Is Abbott's move on school vouchers a signal of White House aspirations?

AUSTIN (KXAN) — Texas Gov. Greg Abbott’s renewed push for school vouchers is a piece of his “parental rights” platform, which itself could be a signal of future political aspirations, according to a political science and communication professor.

“Make no mistake, the governor is laying out not only a strategy to embolden his campaign for re-election, I think everything he’s been doing since the end of the special session has been a test to see how these themes would work at a national level,” said Dr. Richard Pineda with the University of Texas at El Paso.

“I think a lot of what you’re seeing is the governor teeing up what his approach is going to be if and when he decides to run for the White House,” Pineda added.

At a campaign event Monday, Abbott pledged his support for school choice.

“Empowering parents means giving them the choice to send their children to any public school, charter school or private school with state funding following the student.”

The plan could have big financial effects on school districts that rely on student attendance figures for funding.

The governor said it is “imperative” to “fully fund public schools in Texas.”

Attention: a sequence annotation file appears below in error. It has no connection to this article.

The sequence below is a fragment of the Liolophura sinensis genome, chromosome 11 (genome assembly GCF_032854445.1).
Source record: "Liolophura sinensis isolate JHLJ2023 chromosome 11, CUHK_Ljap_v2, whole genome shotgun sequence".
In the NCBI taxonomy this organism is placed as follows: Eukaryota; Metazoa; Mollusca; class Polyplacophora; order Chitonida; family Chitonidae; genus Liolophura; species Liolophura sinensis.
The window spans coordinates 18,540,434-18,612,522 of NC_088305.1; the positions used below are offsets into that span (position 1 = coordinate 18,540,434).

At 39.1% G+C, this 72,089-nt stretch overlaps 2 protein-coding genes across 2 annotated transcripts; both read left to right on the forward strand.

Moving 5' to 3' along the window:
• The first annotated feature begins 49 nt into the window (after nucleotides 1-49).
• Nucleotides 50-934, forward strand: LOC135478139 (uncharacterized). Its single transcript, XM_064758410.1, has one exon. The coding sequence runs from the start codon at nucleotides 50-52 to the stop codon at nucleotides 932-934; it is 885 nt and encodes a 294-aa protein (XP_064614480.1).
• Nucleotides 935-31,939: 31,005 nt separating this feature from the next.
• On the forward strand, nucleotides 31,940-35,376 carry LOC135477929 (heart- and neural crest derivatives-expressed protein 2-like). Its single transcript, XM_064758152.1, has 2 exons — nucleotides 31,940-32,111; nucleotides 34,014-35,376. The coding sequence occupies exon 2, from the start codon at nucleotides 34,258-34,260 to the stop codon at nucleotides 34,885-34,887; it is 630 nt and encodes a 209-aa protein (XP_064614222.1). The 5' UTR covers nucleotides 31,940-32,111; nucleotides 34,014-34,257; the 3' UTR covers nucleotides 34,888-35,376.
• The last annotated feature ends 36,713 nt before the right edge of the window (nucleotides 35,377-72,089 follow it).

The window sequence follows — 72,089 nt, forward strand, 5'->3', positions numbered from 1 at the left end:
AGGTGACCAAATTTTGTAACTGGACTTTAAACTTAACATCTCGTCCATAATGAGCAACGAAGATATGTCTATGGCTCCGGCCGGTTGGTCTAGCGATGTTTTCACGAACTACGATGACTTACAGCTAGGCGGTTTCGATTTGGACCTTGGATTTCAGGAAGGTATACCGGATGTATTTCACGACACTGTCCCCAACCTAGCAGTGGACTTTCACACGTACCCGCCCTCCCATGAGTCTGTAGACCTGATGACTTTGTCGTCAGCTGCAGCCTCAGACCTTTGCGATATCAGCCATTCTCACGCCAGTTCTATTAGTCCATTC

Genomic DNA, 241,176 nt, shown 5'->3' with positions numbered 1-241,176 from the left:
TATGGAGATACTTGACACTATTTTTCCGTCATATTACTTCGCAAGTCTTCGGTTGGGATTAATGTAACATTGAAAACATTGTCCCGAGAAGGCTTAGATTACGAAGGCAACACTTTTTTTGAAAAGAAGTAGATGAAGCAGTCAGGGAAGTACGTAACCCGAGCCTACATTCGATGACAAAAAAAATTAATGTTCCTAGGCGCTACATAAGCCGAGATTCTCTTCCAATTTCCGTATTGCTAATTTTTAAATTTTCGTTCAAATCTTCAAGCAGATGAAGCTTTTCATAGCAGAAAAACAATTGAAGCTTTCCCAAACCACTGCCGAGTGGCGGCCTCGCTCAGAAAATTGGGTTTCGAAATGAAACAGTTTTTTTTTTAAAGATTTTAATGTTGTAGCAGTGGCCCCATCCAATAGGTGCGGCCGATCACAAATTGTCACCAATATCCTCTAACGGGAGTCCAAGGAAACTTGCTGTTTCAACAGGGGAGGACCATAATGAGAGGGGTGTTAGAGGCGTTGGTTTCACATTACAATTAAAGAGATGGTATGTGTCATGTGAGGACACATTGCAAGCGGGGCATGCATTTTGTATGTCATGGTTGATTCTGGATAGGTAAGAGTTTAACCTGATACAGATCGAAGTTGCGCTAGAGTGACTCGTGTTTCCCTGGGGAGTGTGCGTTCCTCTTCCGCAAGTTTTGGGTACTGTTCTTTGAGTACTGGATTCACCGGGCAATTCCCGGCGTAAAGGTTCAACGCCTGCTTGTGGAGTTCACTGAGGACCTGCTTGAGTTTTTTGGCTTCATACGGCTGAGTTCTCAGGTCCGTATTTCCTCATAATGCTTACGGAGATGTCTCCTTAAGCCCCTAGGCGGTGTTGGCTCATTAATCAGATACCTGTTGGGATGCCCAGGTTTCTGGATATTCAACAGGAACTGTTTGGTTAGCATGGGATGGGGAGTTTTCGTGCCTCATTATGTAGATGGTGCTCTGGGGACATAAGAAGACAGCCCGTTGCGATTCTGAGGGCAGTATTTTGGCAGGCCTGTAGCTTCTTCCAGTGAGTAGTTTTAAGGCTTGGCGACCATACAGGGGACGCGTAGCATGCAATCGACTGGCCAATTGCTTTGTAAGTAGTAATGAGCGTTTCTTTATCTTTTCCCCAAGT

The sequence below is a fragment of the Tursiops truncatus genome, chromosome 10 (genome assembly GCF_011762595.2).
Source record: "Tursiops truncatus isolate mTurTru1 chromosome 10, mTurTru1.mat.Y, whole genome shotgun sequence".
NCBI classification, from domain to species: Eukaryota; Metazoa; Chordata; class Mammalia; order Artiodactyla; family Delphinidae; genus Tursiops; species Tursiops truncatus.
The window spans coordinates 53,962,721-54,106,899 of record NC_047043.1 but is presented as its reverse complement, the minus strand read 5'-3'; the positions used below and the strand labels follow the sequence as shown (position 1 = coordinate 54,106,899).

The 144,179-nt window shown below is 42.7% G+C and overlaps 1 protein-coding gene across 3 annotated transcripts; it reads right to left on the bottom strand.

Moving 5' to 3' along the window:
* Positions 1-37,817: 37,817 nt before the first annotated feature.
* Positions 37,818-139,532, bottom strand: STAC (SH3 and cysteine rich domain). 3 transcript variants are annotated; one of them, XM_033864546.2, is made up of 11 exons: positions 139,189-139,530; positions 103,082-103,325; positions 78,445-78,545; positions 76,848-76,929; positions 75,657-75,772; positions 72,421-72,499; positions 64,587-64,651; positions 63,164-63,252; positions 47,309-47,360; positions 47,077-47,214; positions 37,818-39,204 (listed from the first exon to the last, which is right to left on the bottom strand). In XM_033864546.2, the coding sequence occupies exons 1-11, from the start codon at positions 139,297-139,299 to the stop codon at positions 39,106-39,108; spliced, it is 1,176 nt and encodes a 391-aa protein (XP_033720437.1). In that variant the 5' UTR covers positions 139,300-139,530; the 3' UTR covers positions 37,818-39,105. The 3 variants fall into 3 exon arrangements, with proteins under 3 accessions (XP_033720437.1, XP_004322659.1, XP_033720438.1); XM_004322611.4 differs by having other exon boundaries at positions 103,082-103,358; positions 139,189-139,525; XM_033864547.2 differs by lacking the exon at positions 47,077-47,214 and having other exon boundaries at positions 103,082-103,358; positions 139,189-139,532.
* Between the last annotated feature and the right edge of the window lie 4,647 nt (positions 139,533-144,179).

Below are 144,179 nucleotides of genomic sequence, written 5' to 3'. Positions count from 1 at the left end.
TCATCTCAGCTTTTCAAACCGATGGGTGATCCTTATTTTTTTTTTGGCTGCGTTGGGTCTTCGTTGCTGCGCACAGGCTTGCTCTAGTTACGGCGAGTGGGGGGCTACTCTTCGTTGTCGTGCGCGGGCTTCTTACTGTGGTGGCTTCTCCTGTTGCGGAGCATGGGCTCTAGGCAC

Mark Wiggins with the Association of Texas Professional Educators said Abbott’s framing of vouchers as a “parents’ rights” issue is misleading.

“Parents would surrender the right to run their child’s school through an elected school board, the right to view curriculum, the right to demand open records, the right to accountability scores, not to mention federal rights for a disabled child,” Wiggins told KXAN. “And private schools will still have the right to choose who they admit.”

Vouchers have run into political opposition at the state capitol from some rural lawmakers (both Democratic and Republican) who represent areas with few school options.

“I think the governor does run the risk of putting himself in a bad spot in some of the conservative rural areas where the public school district really is the only game in town,” Pineda said.

Abbott’s remarks Monday were greeted with applause from the Texas Federation for Children (TFC), part of the pro-school choice American Federation for Children.

“Students — not teachers, not administrators, not systems or bureaucracies — are the reason we have a constitutional right to an education, and that right must extend to a clearly articulated and well-funded system that allows parents to pick the school which is best for their child,” a TFC statement read.

“Thanks to Greg Abbott’s leadership, the educational freedom movement in Texas has been lit on fire,” the statement continued.

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